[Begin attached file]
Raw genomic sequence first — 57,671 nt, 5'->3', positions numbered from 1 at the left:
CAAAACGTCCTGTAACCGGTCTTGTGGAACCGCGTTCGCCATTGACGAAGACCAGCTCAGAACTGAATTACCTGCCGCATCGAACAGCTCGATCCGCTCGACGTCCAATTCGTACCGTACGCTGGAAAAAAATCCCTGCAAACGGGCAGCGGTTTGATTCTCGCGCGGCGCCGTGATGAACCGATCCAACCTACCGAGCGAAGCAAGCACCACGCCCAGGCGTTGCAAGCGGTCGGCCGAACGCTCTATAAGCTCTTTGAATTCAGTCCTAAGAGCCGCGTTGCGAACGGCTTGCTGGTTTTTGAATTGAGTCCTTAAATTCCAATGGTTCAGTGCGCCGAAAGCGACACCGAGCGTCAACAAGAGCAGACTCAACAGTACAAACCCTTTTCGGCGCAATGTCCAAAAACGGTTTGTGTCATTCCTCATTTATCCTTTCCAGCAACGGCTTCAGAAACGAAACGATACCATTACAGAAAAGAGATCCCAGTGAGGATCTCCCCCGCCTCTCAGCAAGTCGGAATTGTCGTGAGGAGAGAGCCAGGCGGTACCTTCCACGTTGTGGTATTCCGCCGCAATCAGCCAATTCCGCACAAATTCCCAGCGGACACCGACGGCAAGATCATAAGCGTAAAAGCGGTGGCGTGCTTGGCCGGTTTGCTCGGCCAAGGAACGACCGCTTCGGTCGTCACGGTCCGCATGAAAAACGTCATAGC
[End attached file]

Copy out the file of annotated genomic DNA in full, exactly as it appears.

Raw genomic sequence first — 57,671 nt, 5'->3', positions numbered from 1 at the left:
CAAAACGTCCTGTAACCGGTCTTGTGGAACCGCGTTCGCCATTGACGAAGACCAGCTCAGAACTGAATTACCTGCCGCATCGAACAGCTCGATCCGCTCGACGTCCAATTCGTACCGTACGCTGGAAAAAAATCCCTGCAAACGGGCAGCGGTTTGATTCTCGCGCGGCGCCGTGATGAACCGATCCAACCTACCGAGCGAAGCAAGCACCACGCCCAGGCGTTGCAAGCGGTCGGCCGAACGCTCTATAAGCTCTTTGAATTCAGTCCTAAGAGCCGCGTTGCGAACGGCTTGCTGGTTTTTGAATTGAGTCCTTAAATTCCAATGGTTCAGTGCGCCGAAAGCGACACCGAGCGTCAACAAGAGCAGACTCAACAGTACAAACCCTTTTCGGCGCAATGTCCAAAAACGGTTTGTGTCATTCCTCATTTATCCTTTCCAGCAACGGCTTCAGAAACGAAACGATACCATTACAGAAAAGAGATCCCAGTGAGGATCTCCCCCGCCTCTCAGCAAGTCGGAATTGTCGTGAGGAGAGAGCCAGGCGGTACCTTCCACGTTGTGGTATTCCGCCGCAATCAGCCAATTCCGCACAAATTCCCAGCGGACACCGACGGCAAGATCATAAGCGTAAAAGCGGTGGCGTGCTTGGCCGGTTTGCTCGGCCAAGGAACGACCGCTTCGGTCGTCACGGTCCGCATGAAAAACGTCATAGC